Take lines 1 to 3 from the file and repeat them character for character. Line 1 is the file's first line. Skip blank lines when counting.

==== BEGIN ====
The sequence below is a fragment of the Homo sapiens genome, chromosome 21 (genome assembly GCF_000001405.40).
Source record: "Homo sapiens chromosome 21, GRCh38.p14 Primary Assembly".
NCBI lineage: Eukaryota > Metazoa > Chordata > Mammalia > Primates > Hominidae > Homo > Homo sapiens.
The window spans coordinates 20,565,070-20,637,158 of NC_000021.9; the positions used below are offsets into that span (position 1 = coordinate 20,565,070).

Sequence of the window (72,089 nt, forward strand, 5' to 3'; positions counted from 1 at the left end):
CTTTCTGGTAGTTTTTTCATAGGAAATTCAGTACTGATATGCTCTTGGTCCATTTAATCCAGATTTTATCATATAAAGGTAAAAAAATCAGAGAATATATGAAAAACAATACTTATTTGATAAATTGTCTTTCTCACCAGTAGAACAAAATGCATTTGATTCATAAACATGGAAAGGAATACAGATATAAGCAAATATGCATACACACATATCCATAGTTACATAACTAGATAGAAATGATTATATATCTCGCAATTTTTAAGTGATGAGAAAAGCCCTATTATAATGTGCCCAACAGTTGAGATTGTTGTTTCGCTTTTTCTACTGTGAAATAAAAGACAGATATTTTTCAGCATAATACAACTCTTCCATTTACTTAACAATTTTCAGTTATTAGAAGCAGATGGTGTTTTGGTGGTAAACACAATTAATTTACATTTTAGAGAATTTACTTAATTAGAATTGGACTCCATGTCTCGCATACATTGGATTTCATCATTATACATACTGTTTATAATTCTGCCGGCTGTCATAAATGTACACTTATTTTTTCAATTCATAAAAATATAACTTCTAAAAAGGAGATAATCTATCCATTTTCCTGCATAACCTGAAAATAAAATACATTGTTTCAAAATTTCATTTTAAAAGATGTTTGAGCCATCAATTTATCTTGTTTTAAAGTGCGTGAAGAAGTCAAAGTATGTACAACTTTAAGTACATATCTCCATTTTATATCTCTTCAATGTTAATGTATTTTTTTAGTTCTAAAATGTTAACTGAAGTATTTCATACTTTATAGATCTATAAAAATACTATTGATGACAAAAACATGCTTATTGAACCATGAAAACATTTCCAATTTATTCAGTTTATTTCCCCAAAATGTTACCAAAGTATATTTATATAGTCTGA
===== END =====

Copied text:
The sequence below is a fragment of the Homo sapiens genome, chromosome 21 (genome assembly GCF_000001405.40).
Source record: "Homo sapiens chromosome 21, GRCh38.p14 Primary Assembly".
NCBI lineage: Eukaryota > Metazoa > Chordata > Mammalia > Primates > Hominidae > Homo > Homo sapiens.